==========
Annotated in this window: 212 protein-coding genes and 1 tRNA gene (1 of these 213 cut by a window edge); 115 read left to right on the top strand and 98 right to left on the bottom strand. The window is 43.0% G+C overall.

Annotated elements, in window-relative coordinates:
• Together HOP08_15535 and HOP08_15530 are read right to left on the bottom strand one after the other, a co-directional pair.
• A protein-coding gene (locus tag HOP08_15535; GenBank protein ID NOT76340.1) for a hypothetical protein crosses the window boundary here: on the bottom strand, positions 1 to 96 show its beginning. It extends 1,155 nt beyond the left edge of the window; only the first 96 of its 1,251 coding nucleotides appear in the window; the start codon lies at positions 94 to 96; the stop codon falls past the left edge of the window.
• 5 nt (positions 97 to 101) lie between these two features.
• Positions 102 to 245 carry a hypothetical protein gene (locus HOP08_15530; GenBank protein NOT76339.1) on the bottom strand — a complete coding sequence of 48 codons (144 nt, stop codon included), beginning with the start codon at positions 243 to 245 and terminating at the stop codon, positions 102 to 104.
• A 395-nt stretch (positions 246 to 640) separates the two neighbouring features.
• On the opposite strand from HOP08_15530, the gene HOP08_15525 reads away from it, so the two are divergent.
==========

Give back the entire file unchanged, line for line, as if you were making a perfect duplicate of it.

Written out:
Annotated in this window: 212 protein-coding genes and 1 tRNA gene (1 of these 213 cut by a window edge); 115 read left to right on the top strand and 98 right to left on the bottom strand. The window is 43.0% G+C overall.

Annotated elements, in window-relative coordinates:
• Together HOP08_15535 and HOP08_15530 are read right to left on the bottom strand one after the other, a co-directional pair.
• A protein-coding gene (locus tag HOP08_15535; GenBank protein ID NOT76340.1) for a hypothetical protein crosses the window boundary here: on the bottom strand, positions 1 to 96 show its beginning. It extends 1,155 nt beyond the left edge of the window; only the first 96 of its 1,251 coding nucleotides appear in the window; the start codon lies at positions 94 to 96; the stop codon falls past the left edge of the window.
• 5 nt (positions 97 to 101) lie between these two features.
• Positions 102 to 245 carry a hypothetical protein gene (locus HOP08_15530; GenBank protein NOT76339.1) on the bottom strand — a complete coding sequence of 48 codons (144 nt, stop codon included), beginning with the start codon at positions 243 to 245 and terminating at the stop codon, positions 102 to 104.
• A 395-nt stretch (positions 246 to 640) separates the two neighbouring features.
• On the opposite strand from HOP08_15530, the gene HOP08_15525 reads away from it, so the two are divergent.